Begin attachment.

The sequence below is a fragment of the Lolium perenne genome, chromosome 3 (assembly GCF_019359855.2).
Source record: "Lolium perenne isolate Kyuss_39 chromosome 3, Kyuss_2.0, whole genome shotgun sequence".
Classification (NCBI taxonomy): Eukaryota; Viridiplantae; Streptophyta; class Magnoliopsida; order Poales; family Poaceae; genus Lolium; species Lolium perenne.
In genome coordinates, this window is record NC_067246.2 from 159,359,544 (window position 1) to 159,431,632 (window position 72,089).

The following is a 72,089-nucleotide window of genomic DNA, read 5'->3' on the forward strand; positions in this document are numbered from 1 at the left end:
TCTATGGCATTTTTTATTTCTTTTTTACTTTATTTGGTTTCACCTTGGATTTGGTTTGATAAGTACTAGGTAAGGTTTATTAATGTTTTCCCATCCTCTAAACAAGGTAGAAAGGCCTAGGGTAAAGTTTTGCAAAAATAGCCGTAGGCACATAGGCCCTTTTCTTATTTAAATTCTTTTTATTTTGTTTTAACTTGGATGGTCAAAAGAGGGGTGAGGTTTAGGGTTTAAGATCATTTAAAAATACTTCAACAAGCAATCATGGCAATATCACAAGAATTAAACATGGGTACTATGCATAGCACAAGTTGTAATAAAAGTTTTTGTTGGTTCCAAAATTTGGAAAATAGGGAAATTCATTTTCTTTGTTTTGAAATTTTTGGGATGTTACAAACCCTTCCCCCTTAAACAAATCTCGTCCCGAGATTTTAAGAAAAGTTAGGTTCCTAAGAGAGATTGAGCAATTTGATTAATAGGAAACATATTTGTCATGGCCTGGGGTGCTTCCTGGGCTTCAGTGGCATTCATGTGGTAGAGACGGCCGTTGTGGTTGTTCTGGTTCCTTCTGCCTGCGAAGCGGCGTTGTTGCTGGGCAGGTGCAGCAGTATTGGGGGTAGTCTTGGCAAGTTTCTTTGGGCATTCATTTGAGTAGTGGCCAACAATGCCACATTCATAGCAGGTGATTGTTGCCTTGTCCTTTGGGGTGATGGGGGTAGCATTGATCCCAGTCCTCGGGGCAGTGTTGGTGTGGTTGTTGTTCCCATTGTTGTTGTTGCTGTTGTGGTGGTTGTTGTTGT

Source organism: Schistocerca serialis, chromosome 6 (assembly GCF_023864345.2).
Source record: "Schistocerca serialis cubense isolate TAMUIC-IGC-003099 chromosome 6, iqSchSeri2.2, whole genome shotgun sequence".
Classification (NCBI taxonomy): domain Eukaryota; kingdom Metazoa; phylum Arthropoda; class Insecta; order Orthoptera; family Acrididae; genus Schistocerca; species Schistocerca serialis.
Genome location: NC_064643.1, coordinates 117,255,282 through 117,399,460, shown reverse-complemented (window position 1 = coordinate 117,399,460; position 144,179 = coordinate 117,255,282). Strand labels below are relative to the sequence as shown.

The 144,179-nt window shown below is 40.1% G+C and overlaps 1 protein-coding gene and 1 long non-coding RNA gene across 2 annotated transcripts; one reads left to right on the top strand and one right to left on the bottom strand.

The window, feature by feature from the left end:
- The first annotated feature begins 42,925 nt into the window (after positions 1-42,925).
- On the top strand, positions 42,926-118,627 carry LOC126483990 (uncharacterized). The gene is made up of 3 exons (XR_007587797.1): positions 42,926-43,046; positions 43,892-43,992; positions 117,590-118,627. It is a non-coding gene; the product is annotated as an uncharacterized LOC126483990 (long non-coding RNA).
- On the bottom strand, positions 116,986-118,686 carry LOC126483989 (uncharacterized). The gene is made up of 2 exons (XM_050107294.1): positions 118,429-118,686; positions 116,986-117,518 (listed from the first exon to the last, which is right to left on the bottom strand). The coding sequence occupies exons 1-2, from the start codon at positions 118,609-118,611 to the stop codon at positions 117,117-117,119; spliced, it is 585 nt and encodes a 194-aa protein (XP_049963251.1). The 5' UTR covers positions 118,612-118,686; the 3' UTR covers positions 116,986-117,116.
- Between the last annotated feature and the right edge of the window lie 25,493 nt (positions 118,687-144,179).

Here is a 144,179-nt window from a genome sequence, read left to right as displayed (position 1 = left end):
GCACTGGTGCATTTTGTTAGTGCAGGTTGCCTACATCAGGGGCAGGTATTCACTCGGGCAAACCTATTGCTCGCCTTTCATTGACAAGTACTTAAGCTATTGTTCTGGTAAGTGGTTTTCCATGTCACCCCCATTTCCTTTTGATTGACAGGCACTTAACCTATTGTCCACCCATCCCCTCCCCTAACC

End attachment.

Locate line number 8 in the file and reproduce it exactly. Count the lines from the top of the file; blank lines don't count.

Source record: "Schistocerca serialis cubense isolate TAMUIC-IGC-003099 chromosome 6, iqSchSeri2.2, whole genome shotgun sequence".